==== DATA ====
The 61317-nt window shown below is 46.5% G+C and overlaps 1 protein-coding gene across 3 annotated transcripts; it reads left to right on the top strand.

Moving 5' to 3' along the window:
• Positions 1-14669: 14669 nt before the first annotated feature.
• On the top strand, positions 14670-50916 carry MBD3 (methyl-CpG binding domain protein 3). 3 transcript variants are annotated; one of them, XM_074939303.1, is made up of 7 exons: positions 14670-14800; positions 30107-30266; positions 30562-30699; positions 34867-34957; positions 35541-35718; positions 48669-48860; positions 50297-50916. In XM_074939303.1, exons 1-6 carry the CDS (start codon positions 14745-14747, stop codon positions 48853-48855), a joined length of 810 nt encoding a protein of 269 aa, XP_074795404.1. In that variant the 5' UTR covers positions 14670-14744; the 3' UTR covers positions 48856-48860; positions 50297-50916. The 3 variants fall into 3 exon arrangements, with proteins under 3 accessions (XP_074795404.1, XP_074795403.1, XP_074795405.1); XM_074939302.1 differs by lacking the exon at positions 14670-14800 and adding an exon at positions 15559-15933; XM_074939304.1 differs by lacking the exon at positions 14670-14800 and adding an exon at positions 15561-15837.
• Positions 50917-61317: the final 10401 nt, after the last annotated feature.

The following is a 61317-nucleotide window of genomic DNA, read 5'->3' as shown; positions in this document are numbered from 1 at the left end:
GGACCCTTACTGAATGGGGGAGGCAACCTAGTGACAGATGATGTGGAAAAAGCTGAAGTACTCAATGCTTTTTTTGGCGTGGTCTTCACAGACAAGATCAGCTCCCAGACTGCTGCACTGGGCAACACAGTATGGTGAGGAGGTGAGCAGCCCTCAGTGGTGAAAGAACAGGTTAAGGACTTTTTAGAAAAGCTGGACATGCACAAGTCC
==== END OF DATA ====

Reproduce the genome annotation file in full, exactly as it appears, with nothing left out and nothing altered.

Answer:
The 61317-nt window shown below is 46.5% G+C and overlaps 1 protein-coding gene across 3 annotated transcripts; it reads left to right on the top strand.

Moving 5' to 3' along the window:
• Positions 1-14669: 14669 nt before the first annotated feature.
• On the top strand, positions 14670-50916 carry MBD3 (methyl-CpG binding domain protein 3). 3 transcript variants are annotated; one of them, XM_074939303.1, is made up of 7 exons: positions 14670-14800; positions 30107-30266; positions 30562-30699; positions 34867-34957; positions 35541-35718; positions 48669-48860; positions 50297-50916. In XM_074939303.1, exons 1-6 carry the CDS (start codon positions 14745-14747, stop codon positions 48853-48855), a joined length of 810 nt encoding a protein of 269 aa, XP_074795404.1. In that variant the 5' UTR covers positions 14670-14744; the 3' UTR covers positions 48856-48860; positions 50297-50916. The 3 variants fall into 3 exon arrangements, with proteins under 3 accessions (XP_074795404.1, XP_074795403.1, XP_074795405.1); XM_074939302.1 differs by lacking the exon at positions 14670-14800 and adding an exon at positions 15559-15933; XM_074939304.1 differs by lacking the exon at positions 14670-14800 and adding an exon at positions 15561-15837.
• Positions 50917-61317: the final 10401 nt, after the last annotated feature.

The following is a 61317-nucleotide window of genomic DNA, read 5'->3' as shown; positions in this document are numbered from 1 at the left end:
GGACCCTTACTGAATGGGGGAGGCAACCTAGTGACAGATGATGTGGAAAAAGCTGAAGTACTCAATGCTTTTTTTGGCGTGGTCTTCACAGACAAGATCAGCTCCCAGACTGCTGCACTGGGCAACACAGTATGGTGAGGAGGTGAGCAGCCCTCAGTGGTGAAAGAACAGGTTAAGGACTTTTTAGAAAAGCTGGACATGCACAAGTCC